GUATEMALA CITY (Reuters) - Central American leaders on Friday pressed visiting U.S. Vice-President Joe Biden to improve migrant rights, even as the United States committed tens of millions of dollars in extra aid to the region in a bid to stem a surge of illegal immigration.
The White House said the United States would launch a $40 million program to improve security in Guatemala to reduce pressures fueling migration to the United States and a $25 million program to provide services to youth in El Salvador who are vulnerable to organized-crime pressure.
Responding to what President Barack Obama has called a humanitarian crisis, the U.S. Congress on Tuesday advanced legislation boosting funds by as much as $2.28 billion to handle a surge of foreign children entering the country illegally.
But underlying tensions continue to simmer.
Senator Robert Menendez and Democratic Representative Luis Gutierrez said U.S. lawmakers in the Congressional Hispanic Caucus on Wednesday held a “very testy meeting” with diplomats from El Salvador, Guatemala, Honduras and Mexico.
“I proposed to the Vice President the possibility of considering temporary work programs, which would allow (Guatemalans) to go for a time and return,” Guatemalan President Otto Perez Molina said on Friday after meeting Biden, along with other Central American leaders, in Guatemala City.
U.S. data show that between October and May more than 47,000 unaccompanied minors, mostly Central Americans, crossed into the United States, nearly double the number in the prior year.
“As long as (U.S.) immigration reform is not approved, the exodus of children to the United States will continue,” Jorge Ramon Hernandez, the senior representative of Honduran President Juan Orlando Hernandez, said at the talks.
A partisan divide in the United States has stymied Obama’s efforts to reform immigration laws.
Insisting the immigrant children should be returned to their parents, Biden also said “immigration reform has not died”.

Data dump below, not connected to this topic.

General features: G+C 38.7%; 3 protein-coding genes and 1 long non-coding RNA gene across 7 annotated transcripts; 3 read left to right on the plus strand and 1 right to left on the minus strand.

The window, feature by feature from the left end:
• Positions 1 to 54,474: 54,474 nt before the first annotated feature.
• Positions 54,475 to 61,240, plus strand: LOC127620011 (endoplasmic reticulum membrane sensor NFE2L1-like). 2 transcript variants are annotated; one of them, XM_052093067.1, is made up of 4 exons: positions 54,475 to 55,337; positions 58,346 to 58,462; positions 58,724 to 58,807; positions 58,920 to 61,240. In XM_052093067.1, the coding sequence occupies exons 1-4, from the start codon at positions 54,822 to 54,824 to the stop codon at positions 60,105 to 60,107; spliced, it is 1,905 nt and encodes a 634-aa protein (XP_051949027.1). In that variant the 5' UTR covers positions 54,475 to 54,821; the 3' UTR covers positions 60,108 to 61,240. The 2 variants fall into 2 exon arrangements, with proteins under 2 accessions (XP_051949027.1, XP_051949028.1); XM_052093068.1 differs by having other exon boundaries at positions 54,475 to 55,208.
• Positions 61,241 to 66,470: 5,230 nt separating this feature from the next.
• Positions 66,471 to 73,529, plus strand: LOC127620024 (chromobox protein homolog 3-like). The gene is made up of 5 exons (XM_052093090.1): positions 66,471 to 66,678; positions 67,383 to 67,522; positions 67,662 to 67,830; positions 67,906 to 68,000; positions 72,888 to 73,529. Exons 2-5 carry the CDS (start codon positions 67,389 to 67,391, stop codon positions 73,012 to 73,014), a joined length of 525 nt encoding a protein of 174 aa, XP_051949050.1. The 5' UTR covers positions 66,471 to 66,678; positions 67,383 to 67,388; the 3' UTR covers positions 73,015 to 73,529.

El Salvador’s President Salvador Sanchez Ceren said this week he would press Biden for a reform to help reunite existing family members in the United States with more recent arrivals.
After Friday’s talks, Sanchez said he intended to keep working for the rights of the affected children.
“Each and every one of our countries has an obligation to guarantee the rights of children and adolescents,” he said.
On Thursday, Obama spoke to Mexican President Enrique Pena Nieto over how to deal with the Central American children.
According to a U.S. official who asked not to be identified, Washington has taken steps over the past few weeks to encourage Guatemala and Mexico to better secure their common border.
In addition, the official said, U.S. and Central American governments are reorienting their law enforcement efforts to target the child smuggling operations that increasingly are “marketing” their services to parents of unaccompanied minors.
“The (administration) message that is coming out now is ‘Don’t come,'” the U.S. official said in an interview. “And if you think you’re coming and once you’re here you won’t be returned, that’s not the case. You’re not going to be able to stay. And that’s the message that we’re hoping will dissuade these young people,” the official added. It is a tough message, but one that many experts think will fail to shut a spigot that Washington estimates will bring at least 60,000 “unaccompanied minors” to the U.S. border this year and grow to 120,000 next year, up from 6,000 in 2011.
“I understand why they’re doing it, but I don’t think it’s a solution,” said Wendy Young, president of Kids in Need of Defense. “People are desperate” to leave violence and poverty in their home countries, she added.
Many unaccompanied children have sought to escape drug-fueled conflicts in the region as well as rejoin family members who have already made the journey.
Additional reporting by Dave Graham in Mexico City, Gustavo Palencia in Tegucigalpa, Nelson Renteria in San Salvador and Richard Cowan, Mark Felsenthal, Doina Chiacu and Roberta Rampton in Washington; Editing by Simon Gardner, Dan Grebler and Ken Wills